On the face of it, there are two mainstream ways to solve the Bitcoin scalability problem. Adepts of first way proceed from the understanding that the block size is the only limitation to the transaction throughput. So, they say, this limit is to be increased if not removed once and for all. During the years 2015, 2016 and 2017, a series of solutions of this kind was proposed by the Bitcoin developers community. Among the successful are Bitcoin hard-forks, namely Bitcoin XT, Bitcoin Classic, Bitcoin Unlimited and the most popular and viable, Bitcoin Cash. In accordance with their rules, the block size was expended, at first, to 2 MB. Now, the last Bitcoin Cash core update released on May 15, 2018, allows to enlarge the block size up to 32 MB. This process itself generating controversy and anxiety in the world crypto society was followed by the cascade of partially successful ‘agreements’ (Hong Kong, New York etc.) through which the fractions in Bitcoin community tried to implement a new consensus on mining, thus allowing to enlarge the block size to 2 MB.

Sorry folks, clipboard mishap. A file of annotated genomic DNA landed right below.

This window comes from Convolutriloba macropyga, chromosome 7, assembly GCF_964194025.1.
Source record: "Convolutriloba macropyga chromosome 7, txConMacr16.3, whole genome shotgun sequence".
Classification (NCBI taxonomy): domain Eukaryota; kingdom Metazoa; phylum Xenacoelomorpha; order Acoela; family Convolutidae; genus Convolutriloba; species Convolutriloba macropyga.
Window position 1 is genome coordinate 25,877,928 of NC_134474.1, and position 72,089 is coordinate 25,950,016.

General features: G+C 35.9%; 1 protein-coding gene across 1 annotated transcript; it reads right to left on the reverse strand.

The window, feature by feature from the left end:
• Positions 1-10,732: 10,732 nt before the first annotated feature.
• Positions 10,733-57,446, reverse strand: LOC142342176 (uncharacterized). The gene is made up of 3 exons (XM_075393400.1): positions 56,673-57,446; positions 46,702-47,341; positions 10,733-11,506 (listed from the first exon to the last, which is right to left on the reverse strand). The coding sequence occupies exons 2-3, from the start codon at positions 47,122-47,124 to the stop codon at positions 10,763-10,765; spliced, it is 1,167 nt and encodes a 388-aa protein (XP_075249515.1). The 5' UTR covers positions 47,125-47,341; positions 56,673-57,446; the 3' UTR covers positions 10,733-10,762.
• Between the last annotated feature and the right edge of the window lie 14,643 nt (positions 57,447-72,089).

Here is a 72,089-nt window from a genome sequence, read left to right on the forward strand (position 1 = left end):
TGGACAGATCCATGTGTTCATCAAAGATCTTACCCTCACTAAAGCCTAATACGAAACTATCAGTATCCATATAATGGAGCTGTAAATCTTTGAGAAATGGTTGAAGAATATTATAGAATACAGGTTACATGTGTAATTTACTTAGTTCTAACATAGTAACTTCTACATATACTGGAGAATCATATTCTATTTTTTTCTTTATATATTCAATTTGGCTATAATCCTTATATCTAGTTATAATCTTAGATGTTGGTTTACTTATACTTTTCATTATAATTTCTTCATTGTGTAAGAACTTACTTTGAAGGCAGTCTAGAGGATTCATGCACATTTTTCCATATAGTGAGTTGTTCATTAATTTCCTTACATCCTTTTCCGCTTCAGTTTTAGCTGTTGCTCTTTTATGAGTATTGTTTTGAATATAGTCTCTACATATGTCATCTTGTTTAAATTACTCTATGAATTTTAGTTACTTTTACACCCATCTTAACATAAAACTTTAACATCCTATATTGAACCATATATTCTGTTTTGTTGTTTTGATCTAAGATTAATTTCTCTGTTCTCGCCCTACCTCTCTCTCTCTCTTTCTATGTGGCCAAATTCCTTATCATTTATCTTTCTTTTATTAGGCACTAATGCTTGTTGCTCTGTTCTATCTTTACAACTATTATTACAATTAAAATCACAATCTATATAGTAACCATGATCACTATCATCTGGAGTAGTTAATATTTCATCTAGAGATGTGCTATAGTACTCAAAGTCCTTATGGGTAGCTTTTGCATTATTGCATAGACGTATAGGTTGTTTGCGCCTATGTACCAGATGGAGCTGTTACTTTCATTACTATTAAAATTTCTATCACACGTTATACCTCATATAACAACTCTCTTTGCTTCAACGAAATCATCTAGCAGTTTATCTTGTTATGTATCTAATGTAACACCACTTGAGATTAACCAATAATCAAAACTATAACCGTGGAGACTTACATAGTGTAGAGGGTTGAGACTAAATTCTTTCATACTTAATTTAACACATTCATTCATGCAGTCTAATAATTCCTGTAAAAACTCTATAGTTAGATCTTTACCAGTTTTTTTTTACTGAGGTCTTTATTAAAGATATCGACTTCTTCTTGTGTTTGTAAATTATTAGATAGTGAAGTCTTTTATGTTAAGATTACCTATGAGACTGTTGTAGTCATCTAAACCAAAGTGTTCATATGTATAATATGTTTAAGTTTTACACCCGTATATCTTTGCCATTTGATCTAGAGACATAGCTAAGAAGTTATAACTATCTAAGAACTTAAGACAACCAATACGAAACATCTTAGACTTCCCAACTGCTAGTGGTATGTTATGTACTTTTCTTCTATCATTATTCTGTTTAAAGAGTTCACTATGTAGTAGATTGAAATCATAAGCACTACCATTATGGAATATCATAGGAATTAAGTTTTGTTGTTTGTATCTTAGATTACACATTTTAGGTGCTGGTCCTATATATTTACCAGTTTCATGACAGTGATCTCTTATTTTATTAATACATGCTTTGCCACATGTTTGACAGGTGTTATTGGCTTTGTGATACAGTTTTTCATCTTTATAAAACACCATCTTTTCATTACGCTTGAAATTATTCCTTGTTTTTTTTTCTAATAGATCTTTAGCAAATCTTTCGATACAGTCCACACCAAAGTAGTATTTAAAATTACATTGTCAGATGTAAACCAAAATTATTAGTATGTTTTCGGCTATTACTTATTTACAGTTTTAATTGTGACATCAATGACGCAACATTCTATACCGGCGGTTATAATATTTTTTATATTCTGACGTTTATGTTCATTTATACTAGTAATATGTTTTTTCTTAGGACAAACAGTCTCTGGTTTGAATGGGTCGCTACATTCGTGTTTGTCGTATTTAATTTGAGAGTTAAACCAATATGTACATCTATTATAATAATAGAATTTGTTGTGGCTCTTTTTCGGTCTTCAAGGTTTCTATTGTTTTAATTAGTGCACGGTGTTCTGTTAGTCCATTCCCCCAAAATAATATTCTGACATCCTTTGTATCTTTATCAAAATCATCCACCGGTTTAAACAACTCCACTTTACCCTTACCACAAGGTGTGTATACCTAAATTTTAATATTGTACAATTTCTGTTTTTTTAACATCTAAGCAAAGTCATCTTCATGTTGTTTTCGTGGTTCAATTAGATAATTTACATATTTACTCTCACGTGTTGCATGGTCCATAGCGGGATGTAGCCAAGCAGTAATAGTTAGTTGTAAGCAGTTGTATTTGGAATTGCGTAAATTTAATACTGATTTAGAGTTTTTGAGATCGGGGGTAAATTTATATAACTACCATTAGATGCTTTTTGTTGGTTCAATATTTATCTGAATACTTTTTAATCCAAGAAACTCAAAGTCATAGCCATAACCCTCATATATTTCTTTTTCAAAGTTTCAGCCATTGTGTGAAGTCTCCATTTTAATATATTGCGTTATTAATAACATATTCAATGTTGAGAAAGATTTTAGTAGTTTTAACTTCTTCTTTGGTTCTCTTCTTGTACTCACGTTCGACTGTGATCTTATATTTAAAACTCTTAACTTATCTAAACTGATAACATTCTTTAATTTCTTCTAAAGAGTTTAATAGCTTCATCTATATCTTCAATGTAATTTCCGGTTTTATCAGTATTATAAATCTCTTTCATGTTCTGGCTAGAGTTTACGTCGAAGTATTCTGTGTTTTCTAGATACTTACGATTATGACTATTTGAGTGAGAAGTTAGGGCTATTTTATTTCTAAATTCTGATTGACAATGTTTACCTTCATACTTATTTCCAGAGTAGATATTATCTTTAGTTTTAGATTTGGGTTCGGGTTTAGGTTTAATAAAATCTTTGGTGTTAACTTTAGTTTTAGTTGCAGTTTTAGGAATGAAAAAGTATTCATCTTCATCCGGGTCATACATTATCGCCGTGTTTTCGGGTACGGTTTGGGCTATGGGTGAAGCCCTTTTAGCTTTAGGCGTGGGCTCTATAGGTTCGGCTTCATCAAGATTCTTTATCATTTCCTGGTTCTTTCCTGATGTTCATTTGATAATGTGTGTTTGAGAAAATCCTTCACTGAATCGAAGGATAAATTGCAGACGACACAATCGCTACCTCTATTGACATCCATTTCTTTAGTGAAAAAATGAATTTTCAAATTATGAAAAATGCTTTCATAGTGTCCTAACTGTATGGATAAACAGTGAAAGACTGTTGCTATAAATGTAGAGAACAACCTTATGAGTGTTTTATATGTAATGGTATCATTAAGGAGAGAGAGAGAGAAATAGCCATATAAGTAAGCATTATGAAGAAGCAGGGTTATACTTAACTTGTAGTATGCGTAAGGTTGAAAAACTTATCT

The very popular Segregated Witness or SegWit solution is a Bitcoin soft-fork, allowing to increase the block size in another way. It splits the transaction into two segments, removing the unlocking signature (“witness” data) from the original portion and appending it as a separate structure at the end. After that, the block (‘on-chain’) size is increased as  signatures are ‘expelled’ from the blockchain. Since the volume of signatures is some half of the full transaction volume, the limit for the block size with the SegWit is around 1.8 MB. SegWit also addresses the issues with malleability. Signatures are impossible to change after being moved out of the transaction data. Marked as a ‘clever hack’ by the Bitcoin Magazine, the SegWit is now among the most popular Bitcoin scalability solutions. Activated on August 24, 2017, with the Bitcoin block number 481 824, SegWit reached the 10 per cent market penetration in two months. Now every 2 of 5 Bitcoin transactions are handled via SegWit. And that is really a lot.

SegWit Transactions Percentage in the Bitcoin Network. Impressive, isn’t it?